In the July 2010 issue of Vanity Fair Jeff Wolcott wrote a piece entitled “Cinema Purgatorio” about the nationwide trend of film critics being fired or as the article's subtitle puts it: “A threatened species, film critics have been bemoaning lost jobs and vanishing outlets. Andrew O'Hehir's Salon smackdown of his colleagues fuels a debate over whether professional movie reviewing should exist at all.”
Small papers across the country have been letting go of their film writers, but even the veterans at some of the nation's heavy hitters are no longer safe. Andrew Sarris of The New York Observer, Todd McCarthy of Variety, David Ansen at Newsweek and Mike Clark of USA Today have all been — as the English would say — made redundant. On TV, “At the Movies,” the industry changing program created by Gene Siskel and Roger Ebert, will be canceled as of Aug. 14.
So, are film critics no longer wanted or needed? Or is it just a sign of the recession? In a bid to trim budgets, are newspapers and magazines, much like schools, cutting the arts first?
Toby Young wrote in “How to Lose Friends and Alienate People,” his memoir about his disastrous tenure at Vanity Fair, that it is glossy magazines like Vanity Fair that say what's in and what's out. It isn't so much that they set the trends, but by spotlighting things they make them events. As Young puts it: “If Keith Richards falls over in a pub and there are no journalists around to witness it, did it really happen?”
Young was writing about the power of Vanity Fair in the economically booming mid-1990s, now is a very a different time and the journalism world is taking just as much of a hit by the recession as other industries.
But if Young's theory that "the New York glossy posse are the Sybils everyone listens to,” still remains true then the fact that Vanity Fair is addressing this trend is a big deal. The journalist did in fact see Keith Richards fall off his stool.
Here though we have an interesting case of journalists covering other journalists. The critics have turned onto each other. Wolcott's piece is heavy on quotes from other critics, who are in turn often commenting on other writers. So, now I'm going to add to this on-going cycle of commentary. After all, that's what the world of criticism should be: an on-going discourse. When I or anyone else writes a review it isn't the be-all-end-all but one more voice in the greater discussion. There is a give and take not just with the art itself, but with other critics and the readership as well.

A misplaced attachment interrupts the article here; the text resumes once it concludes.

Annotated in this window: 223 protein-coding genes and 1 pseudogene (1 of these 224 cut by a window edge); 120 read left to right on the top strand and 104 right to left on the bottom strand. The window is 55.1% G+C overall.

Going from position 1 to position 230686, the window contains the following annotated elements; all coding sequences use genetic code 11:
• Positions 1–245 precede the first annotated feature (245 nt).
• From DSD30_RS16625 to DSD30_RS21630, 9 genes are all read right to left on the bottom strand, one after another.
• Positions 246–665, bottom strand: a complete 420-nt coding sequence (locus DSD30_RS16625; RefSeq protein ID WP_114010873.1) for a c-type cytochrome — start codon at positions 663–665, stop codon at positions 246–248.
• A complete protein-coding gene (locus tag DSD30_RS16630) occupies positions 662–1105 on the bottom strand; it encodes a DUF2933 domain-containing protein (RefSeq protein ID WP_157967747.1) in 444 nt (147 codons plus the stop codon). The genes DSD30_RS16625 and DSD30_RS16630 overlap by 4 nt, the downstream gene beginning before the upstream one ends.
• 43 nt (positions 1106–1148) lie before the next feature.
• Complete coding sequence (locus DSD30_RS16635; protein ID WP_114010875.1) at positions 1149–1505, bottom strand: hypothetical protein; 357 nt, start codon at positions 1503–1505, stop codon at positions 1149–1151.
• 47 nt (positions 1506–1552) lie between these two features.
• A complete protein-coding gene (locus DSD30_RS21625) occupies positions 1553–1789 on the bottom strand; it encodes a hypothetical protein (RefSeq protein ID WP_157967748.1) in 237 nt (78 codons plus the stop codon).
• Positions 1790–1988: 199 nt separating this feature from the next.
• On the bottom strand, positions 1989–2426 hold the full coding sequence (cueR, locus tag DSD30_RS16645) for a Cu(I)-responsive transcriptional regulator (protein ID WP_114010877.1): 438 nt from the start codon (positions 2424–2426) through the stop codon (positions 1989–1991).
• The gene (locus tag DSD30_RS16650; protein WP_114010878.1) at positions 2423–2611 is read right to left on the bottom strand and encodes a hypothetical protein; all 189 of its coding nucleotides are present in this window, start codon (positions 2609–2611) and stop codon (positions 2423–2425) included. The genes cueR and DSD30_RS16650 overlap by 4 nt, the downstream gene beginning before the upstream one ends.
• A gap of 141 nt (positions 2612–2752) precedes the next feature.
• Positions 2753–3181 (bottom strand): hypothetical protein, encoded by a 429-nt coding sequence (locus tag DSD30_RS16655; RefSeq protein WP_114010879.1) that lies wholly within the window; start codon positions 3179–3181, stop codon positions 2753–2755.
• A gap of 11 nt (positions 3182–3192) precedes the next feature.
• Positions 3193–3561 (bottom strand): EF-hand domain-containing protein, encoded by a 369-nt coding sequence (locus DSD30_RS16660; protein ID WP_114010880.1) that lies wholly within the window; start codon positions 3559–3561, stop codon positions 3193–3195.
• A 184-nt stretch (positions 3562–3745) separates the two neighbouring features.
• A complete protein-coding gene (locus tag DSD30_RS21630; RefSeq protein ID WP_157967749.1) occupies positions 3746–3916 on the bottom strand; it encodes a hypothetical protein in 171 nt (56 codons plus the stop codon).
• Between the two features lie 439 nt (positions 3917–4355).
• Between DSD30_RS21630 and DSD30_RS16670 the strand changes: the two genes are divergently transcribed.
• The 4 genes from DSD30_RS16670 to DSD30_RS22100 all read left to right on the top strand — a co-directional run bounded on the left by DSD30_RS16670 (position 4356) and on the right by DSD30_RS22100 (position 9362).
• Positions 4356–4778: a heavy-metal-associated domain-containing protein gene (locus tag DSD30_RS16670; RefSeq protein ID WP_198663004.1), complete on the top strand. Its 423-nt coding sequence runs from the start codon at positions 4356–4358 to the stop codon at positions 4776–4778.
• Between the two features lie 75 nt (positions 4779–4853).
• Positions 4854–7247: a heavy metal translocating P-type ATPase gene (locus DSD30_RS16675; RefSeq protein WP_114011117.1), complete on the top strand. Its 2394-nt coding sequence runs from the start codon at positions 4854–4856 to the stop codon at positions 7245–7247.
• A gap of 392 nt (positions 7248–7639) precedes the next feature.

Which is what is so distressing about the reaction of many of the critics cited in Wolcott's article, particularly Salon's O'Hehir who bluntly told his colleagues to “shut up” and stop whining about the loss of their jobs. He may have a point, but there's a kinder way to tell people to pull themselves up and move on.
Time magazine's Richard Schickel outdoes O'Henir in terms of spewing bile. On a panel discussing Boston Phoenix columnist Gerald Peary’s documentary, “For the Love of Movies,” which looks at the craft of film criticism, Schickel said: “Watching all these kind of earnest people discussing the art or whatever the hell it is of criticism, all that, it just made me so sad. You mean they have nothing else to do? I don’t know honestly the function of reviewing anything.” Harsh words coming from someone who is paid to give his opinion about movies.
The reason so many people choose to write about film, or any art for that matter, is right in the title of Peary's film: it is out of love. When someone becomes a critic, for the right reasons, it is not about tearing down other people's art, but rather sharing the joy of discovering a piece of good or great art. If their criticisms of work they deem unworthy are at times harsh it is because they are let down that the piece didn't meet its potential. Writers like A.O. Scott, of the New York Times, and Michael Philips, of the Chicago Tribune, have this mentality. In their writing and as the hosts of “At the Movies” for its remaining months you can see their genuine passion and love for cinema.
Of course, there's always that on-going debate that critics are out of touch with the tastes of the general audience. The accusation is that critics always heap high praise on films with a narrow audience and slam films with broad appeal. While critics do often champion high brow films, they also praise quality mainstream films. Their standards just tend to be a bit higher, simply from having seen so many more films than the average filmgoer.
At the end of the day, this is all opinion. A critic's opinion is no better or worse than the average viewer's, it is merely a more educated one. The more you read a particular critic the more weight you give their opinion. You may not necessarily agree with them all the time, but if you're a loyal reader than you'll know where your tastes differ, which goes back to the idea of criticism being a discussion. A critic is just a guide trying to point you to good films and away from bad films, especially since some people rarely make a trip to a movie theater. When you do go, a good critic wants to make sure you have a good time. That's their ultimate function.
As someone striving to be a film critic, I hope this isn't the death knell of a profession I adore. Twitter, blogging, YouTube, Facebook and other forms of social networking have given everyone a platform in which to share their opinion. Thanks to Twitter those opinions are instant and 140 characters long. Is this film criticism's Achilles' heel? A whole generation is growing up wanting everything short and instantaneous. It is a time of transition. The worlds of print, broadcast and online are mingling and combining and at this junction it is unclear what will come out in the end. Does the long form review have a place in this new world? I think so. I hope so.